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Put child poverty reduction strategy at heart of national...

The latest available statistics, which pre-date the pandemic, show that 4.5 million children in the UK were living in poverty in 2019/20. Alarmingly, the Institute for Public Policy Research recently estimated an additional 200,000 children will have been pulled into poverty by the end of 2020 as a result of Covid-19, whilst an analysis by the Joseph Rowntree Foundation suggests a further 300,000 children would be pushed into poverty overnight if the £20 weekly uplift to Universal Credit payments is not retained in April.

Whilst Covid-19 has touched us all in some way its impact has not been evenly spread; health, social, educational, racial, geographical and generational inequalities have become more and more visible as the pandemic progresses. Over the last 10 months further challenges have been heaped on a growing number of children, young people and their families as work is disrupted, education is lost and people fall ill. I know from discussions with my fellow directors across the country that the number of children and young people becoming eligible for free school meals is increasing week on week right across the country.

The stark differences between disadvantaged children and young people and their more affluent peers have never been more visible or pronounced. From overcrowded housing and access to safe, outdoor spaces to play during the first lockdown to the food parcels being sent home from school and the fact the government is buying and distributing hundreds of thousands of laptops to facilitate home learning. Whilst these actions are welcome during a crisis, the solutions on offer are only temporary.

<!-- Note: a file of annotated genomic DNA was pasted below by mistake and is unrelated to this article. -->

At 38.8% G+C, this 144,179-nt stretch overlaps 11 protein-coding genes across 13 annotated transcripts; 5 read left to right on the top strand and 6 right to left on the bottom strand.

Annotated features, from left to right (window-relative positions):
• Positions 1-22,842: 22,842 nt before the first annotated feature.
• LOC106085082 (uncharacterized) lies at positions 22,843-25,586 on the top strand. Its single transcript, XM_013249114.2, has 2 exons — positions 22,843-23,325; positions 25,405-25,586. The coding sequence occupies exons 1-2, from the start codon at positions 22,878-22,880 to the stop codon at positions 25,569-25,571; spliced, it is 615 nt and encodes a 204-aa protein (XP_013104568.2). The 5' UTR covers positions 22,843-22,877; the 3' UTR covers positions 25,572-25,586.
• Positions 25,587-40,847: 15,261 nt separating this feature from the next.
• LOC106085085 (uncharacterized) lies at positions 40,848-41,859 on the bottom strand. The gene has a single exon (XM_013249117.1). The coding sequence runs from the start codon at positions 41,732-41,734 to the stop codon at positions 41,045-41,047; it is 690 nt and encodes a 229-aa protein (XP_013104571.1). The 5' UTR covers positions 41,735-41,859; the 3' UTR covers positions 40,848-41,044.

ADCS believes a comprehensive child poverty reduction strategy in England must be at the heart of the national recovery plan. Children are now the group most likely to be in poverty, and child poverty has been rising in both absolute and relative terms since for nearly a decade. Over the same period poverty amongst pensioners has fallen dramatically proving progress is possible. Indeed, the pandemic has shown what we can achieve when we work together. From the rapid development and enactment of new laws and the inspiring show of collective support in communities to the mammoth logistical effort to roll out the vaccination programme.

Education is a way out of poverty yet poverty is one of the main barriers to learning. Recent data show that the educational attainment gap between poorer pupils and their more affluent peers is no longer narrowing for the first time in a decade. So, as well as a focus on getting pupils safely back into school in the coming weeks, we need coordinated action on addressing lost learning now and tackling inequalities. Indeed, the government’s own Social Mobility Commission continues to warn that social mobility has ‘stagnated’ and inequalities will remain entrenched without urgent action. Whether we call it social mobility, social justice or ‘levelling up,’ this issue deserves much more attention.

The pandemic adds a new sense of urgency to the growing calls for concerted action on child poverty. The efforts of a whole host of campaigners and groups have kept this issue high on the agenda in recent months. Moving into the recovery phase offers the government an opportunity to turbo charge its levelling up efforts. Whilst education is of course important, the social conditions that support children to engage in learning and thrive must also be in place. To do this we must continue working together to persuade the Treasury not to think of investment in children and their families as a burden or even only of benefit to individuals but as an investment in our society, now and in the future.

Jenny Coles is ADCS President 2020/21 and Director of Children’s Services at Hertfordshire County Council.

This article was first published in the LGC in February 2021 -

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